Often regarded as the study of how order emerges from randomness, Ramsey theory has played an important role in mathematics and computer science, giving rise to applications in numerous domains such as logic, parallel processing, and number theory. The core of graph Ramsey theory is arrowing: For fixed graphs F and H, the (F,H)-Arrowing problem asks whether a given graph, G, has a red/blue coloring of the edges of G such that there are no red copies of F and no blue copies of H. For some cases, the problem has been shown to be coNP-complete, or solvable in polynomial time. However, a more systematic approach is needed to categorize the complexity of all cases.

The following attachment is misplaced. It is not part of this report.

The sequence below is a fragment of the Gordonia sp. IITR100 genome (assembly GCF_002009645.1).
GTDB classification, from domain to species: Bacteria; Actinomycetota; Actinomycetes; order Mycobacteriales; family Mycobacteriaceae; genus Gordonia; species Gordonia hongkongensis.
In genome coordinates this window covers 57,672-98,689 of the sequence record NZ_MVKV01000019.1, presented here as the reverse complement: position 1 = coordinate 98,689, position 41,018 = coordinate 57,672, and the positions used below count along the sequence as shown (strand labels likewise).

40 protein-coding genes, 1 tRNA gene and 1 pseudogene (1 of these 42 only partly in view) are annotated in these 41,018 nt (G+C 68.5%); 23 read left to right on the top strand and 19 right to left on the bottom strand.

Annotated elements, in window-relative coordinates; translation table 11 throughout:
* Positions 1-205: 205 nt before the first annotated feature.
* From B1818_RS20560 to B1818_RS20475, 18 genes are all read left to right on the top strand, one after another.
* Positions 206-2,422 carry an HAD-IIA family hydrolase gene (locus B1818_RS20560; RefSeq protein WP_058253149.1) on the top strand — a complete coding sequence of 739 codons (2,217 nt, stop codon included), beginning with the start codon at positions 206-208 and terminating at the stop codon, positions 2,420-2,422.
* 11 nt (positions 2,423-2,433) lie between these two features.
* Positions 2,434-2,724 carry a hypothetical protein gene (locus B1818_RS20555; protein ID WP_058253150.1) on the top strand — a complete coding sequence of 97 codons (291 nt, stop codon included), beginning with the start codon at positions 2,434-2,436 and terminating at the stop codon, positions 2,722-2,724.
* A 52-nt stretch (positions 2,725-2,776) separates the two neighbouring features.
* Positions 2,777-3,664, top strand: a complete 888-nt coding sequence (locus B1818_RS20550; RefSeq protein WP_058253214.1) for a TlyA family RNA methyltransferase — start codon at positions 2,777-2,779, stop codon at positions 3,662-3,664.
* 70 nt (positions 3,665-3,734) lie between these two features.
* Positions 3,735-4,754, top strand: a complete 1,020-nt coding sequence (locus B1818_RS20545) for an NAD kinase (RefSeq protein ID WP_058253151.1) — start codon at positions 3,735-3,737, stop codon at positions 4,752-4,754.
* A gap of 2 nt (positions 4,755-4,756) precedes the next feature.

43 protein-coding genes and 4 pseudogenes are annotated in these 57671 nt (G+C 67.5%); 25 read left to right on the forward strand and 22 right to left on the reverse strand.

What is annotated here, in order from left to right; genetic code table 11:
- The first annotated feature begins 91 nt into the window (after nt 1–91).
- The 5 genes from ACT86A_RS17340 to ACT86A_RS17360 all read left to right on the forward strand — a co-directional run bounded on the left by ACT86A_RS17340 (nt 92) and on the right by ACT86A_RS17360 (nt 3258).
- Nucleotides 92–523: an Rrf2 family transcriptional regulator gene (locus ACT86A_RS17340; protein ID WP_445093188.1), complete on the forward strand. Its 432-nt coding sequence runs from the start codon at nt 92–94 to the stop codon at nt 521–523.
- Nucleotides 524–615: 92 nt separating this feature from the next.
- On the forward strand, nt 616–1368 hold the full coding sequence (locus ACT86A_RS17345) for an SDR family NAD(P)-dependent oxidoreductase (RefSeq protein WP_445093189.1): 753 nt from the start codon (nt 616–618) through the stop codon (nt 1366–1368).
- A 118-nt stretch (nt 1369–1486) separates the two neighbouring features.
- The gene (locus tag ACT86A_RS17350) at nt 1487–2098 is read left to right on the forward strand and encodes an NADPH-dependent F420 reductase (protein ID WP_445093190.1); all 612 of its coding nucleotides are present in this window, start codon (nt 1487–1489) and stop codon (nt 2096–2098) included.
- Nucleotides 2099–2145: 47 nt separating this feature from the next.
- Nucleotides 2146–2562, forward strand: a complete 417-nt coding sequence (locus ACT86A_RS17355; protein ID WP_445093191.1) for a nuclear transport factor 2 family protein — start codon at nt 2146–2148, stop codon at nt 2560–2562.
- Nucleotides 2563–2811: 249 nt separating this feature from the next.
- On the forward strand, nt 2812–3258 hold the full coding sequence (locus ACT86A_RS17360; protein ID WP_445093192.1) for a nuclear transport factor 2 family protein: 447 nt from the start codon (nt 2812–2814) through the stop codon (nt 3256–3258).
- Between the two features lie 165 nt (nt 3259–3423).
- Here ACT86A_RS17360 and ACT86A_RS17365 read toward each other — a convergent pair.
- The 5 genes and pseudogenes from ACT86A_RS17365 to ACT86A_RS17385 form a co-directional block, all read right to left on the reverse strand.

We focus on (P₃,H)-Arrowing as F = P₃ is the simplest meaningful case for which the complexity question remains open, and the hardness for this case likely extends to general (F,H)-Arrowing for nontrivial F. In this pursuit, we also gain insight into the complexity of a class of matching removal problems, since (P₃,H)-Arrowing is equivalent to H-free Matching Removal. We show that (P₃,H)-Arrowing is coNP-complete for all 2-connected H except when H = K₃, in which case the problem is in P. We introduce a new graph invariant to help us carefully combine graphs when constructing the gadgets for our reductions. Moreover, we show how (P₃,H)-Arrowing hardness results can be extended to other (F,H)-Arrowing problems. This allows for more intuitive and palatable hardness proofs instead of ad-hoc constructions of SAT gadgets, bringing us closer to categorizing the complexity of all (F,H)-Arrowing problems.